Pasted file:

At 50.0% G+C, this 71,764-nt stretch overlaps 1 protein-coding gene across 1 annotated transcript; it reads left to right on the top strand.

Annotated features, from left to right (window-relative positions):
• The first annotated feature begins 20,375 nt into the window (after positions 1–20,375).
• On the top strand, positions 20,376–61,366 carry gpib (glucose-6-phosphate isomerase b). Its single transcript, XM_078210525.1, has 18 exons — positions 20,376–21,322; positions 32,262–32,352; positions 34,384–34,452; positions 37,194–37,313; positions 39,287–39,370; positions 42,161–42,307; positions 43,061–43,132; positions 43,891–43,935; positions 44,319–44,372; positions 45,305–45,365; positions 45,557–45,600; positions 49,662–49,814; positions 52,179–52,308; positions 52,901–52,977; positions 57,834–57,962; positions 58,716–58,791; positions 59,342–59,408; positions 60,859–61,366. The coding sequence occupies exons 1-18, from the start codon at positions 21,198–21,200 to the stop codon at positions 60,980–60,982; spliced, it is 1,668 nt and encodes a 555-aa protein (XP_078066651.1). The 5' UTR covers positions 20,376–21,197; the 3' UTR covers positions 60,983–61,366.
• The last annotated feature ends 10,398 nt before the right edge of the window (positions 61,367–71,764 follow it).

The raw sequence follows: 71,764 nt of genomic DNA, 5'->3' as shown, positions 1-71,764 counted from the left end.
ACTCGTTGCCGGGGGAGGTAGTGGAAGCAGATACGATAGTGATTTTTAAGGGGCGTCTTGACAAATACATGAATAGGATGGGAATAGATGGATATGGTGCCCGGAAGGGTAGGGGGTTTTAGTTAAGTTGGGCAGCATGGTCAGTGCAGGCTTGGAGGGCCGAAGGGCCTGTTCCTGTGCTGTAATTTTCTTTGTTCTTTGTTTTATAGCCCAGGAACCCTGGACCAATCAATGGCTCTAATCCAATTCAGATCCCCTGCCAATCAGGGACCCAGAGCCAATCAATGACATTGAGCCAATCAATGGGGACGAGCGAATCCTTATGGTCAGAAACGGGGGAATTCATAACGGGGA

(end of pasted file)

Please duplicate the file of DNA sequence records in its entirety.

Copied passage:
At 50.0% G+C, this 71,764-nt stretch overlaps 1 protein-coding gene across 1 annotated transcript; it reads left to right on the top strand.

Annotated features, from left to right (window-relative positions):
• The first annotated feature begins 20,375 nt into the window (after positions 1–20,375).
• On the top strand, positions 20,376–61,366 carry gpib (glucose-6-phosphate isomerase b). Its single transcript, XM_078210525.1, has 18 exons — positions 20,376–21,322; positions 32,262–32,352; positions 34,384–34,452; positions 37,194–37,313; positions 39,287–39,370; positions 42,161–42,307; positions 43,061–43,132; positions 43,891–43,935; positions 44,319–44,372; positions 45,305–45,365; positions 45,557–45,600; positions 49,662–49,814; positions 52,179–52,308; positions 52,901–52,977; positions 57,834–57,962; positions 58,716–58,791; positions 59,342–59,408; positions 60,859–61,366. The coding sequence occupies exons 1-18, from the start codon at positions 21,198–21,200 to the stop codon at positions 60,980–60,982; spliced, it is 1,668 nt and encodes a 555-aa protein (XP_078066651.1). The 5' UTR covers positions 20,376–21,197; the 3' UTR covers positions 60,983–61,366.
• The last annotated feature ends 10,398 nt before the right edge of the window (positions 61,367–71,764 follow it).

The raw sequence follows: 71,764 nt of genomic DNA, 5'->3' as shown, positions 1-71,764 counted from the left end.
ACTCGTTGCCGGGGGAGGTAGTGGAAGCAGATACGATAGTGATTTTTAAGGGGCGTCTTGACAAATACATGAATAGGATGGGAATAGATGGATATGGTGCCCGGAAGGGTAGGGGGTTTTAGTTAAGTTGGGCAGCATGGTCAGTGCAGGCTTGGAGGGCCGAAGGGCCTGTTCCTGTGCTGTAATTTTCTTTGTTCTTTGTTTTATAGCCCAGGAACCCTGGACCAATCAATGGCTCTAATCCAATTCAGATCCCCTGCCAATCAGGGACCCAGAGCCAATCAATGACATTGAGCCAATCAATGGGGACGAGCGAATCCTTATGGTCAGAAACGGGGGAATTCATAACGGGGA